Did you know that pets age faster than people and can be considered “seniors” at around 7 years of age? Nutritional needs, exercise habits, and many aspects of your pet’s daily routine may need to be adjusted as your pet ages.
But how can you tell the difference between “normal” aging and a medical problem? As in humans, some health issues that affect older pets can begin with very subtle changes that may go unnoticed until the problem becomes serious.
That’s one reason blood tests are an important part of a senior exam. These blood screenings—often referred to as a “senior panel”— monitor red and white blood cell counts and reveal how well the kidney, liver, pancreas, and thyroid are functioning. Periodontal disease is a threat to our pets’ health and comfort, and it’s particularly tough on older pets, so a dental exam is part of any senior pet screening as well.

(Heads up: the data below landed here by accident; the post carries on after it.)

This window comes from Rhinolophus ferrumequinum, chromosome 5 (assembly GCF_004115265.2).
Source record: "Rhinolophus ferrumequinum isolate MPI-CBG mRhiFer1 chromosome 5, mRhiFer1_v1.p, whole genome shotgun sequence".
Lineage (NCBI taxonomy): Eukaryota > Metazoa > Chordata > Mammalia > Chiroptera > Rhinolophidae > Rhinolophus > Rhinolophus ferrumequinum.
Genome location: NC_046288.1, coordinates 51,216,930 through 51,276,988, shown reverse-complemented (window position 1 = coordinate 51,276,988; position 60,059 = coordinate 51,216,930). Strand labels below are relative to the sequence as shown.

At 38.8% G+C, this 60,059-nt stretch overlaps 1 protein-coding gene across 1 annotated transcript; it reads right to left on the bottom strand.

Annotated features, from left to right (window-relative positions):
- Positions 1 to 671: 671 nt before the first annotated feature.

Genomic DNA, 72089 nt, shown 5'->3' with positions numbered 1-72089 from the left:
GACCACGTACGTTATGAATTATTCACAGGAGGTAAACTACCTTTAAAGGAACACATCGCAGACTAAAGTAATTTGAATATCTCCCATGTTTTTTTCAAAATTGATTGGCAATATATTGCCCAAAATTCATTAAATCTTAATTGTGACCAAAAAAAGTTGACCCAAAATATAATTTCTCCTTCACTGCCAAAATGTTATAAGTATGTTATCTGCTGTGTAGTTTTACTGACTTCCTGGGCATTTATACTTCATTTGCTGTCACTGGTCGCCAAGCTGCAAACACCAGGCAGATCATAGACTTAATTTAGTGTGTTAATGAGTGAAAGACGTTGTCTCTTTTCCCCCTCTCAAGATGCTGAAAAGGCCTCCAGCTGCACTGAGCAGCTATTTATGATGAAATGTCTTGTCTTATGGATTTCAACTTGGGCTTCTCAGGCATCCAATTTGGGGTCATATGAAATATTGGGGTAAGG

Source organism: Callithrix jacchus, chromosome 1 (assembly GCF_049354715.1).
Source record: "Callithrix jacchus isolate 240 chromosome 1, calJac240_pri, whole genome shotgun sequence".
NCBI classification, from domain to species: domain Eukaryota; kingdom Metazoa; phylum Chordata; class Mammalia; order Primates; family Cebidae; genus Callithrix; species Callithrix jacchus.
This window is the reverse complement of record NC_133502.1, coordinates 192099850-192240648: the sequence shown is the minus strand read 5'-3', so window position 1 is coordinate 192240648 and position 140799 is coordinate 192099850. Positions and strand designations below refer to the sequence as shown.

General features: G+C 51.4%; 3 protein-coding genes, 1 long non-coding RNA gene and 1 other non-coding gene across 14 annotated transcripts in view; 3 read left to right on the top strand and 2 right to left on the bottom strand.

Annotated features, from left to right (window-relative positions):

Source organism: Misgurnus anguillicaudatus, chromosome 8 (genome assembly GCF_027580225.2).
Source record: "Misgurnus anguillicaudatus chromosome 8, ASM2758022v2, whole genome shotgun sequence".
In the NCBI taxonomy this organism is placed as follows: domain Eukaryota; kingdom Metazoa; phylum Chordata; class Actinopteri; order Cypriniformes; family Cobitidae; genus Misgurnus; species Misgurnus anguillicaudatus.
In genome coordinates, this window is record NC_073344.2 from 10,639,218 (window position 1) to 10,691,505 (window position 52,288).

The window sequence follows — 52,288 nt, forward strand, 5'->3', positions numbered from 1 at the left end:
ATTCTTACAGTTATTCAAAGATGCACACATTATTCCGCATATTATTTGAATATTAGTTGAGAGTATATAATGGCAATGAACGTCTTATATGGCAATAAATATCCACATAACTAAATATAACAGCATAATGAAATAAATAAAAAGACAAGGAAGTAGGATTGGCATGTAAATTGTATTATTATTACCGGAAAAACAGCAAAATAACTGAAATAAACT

One of the most common conditions seen in elder pets is osteoarthritis. General symptoms in dogs include limping, spinal issues like a hunch or a back that is sensitive to touch, tiredness, loss of muscle and constant licking, chewing or biting sensitive areas. In cats, the symptoms may be more subtle, but usually a reluctance to jump or leap up as before is a tell-tale sign. We can help your arthritic pet feel more comfortable utilizing a variety of treatments including medication and physical therapy.
Finally, make sure to let us know about any behavior changes in your pet. Once dogs and cat get to the geriatric stage, monitoring for signs of cognitive dysfunction—such as losing housebreaking, getting lost or wandering aimlessly—is very important.